Increased sweat electrolyte concentrations, sodium 60 to 70 mEq. per liter, chloride 50 to 60 mEq. per liter, potassium 15 to 20 mEq. per liter were observed in a 41/2-month-old child with pitressin-resistant diabetes insipidus who initially did not exhibit excessive thirst. Administration of large doses of 9 alpha-fluoro-hydrocortisone did not affect these values. Hydrochlorthiazide therapy was associated with immediate clinical improvement and marked decrease in sweat sodium and chloride concentrations. Hydrochlorthiazide caused clinical improvement despite increased urine volume during therapy. All observations of elevated sweat electrolytes in pitressin-resistant diabetes insipidus have been in infants less than 10 months of age and not solely in infants without excessive thirst. Therefore sweat analysis may be an aid to diagnosis in infants when clinical recognition is difficult.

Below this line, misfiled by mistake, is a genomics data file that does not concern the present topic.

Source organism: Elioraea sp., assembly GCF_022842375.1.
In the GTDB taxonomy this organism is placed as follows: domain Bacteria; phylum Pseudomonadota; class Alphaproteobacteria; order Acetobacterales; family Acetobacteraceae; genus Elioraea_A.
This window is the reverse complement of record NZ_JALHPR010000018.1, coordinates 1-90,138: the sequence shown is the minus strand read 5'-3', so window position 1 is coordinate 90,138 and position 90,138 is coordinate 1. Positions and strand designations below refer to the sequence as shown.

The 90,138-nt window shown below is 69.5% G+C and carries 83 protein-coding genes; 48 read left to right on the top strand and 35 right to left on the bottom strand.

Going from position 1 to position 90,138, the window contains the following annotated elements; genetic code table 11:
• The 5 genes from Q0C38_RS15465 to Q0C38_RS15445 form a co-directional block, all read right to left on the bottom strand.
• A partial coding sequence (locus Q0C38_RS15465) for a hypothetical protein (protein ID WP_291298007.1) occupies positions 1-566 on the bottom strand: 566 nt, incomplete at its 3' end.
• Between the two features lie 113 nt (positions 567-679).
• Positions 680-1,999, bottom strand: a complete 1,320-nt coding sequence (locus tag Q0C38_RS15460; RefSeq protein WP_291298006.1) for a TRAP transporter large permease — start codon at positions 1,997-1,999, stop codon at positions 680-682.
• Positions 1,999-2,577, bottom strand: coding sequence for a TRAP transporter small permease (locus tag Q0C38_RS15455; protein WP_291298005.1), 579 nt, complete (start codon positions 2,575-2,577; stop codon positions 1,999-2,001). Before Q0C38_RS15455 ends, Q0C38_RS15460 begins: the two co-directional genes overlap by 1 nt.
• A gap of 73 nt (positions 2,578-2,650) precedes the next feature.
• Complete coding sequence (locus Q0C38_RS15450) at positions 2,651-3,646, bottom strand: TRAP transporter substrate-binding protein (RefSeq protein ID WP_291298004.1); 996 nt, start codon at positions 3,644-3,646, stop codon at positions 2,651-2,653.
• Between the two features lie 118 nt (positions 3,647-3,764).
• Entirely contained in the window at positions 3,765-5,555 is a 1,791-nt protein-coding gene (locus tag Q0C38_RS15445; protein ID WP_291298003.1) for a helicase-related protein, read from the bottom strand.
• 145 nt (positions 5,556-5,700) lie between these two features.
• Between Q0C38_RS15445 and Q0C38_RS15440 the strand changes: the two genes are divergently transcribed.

ASJC Scopus subject areas
- Pediatrics, Perinatology, and Child Health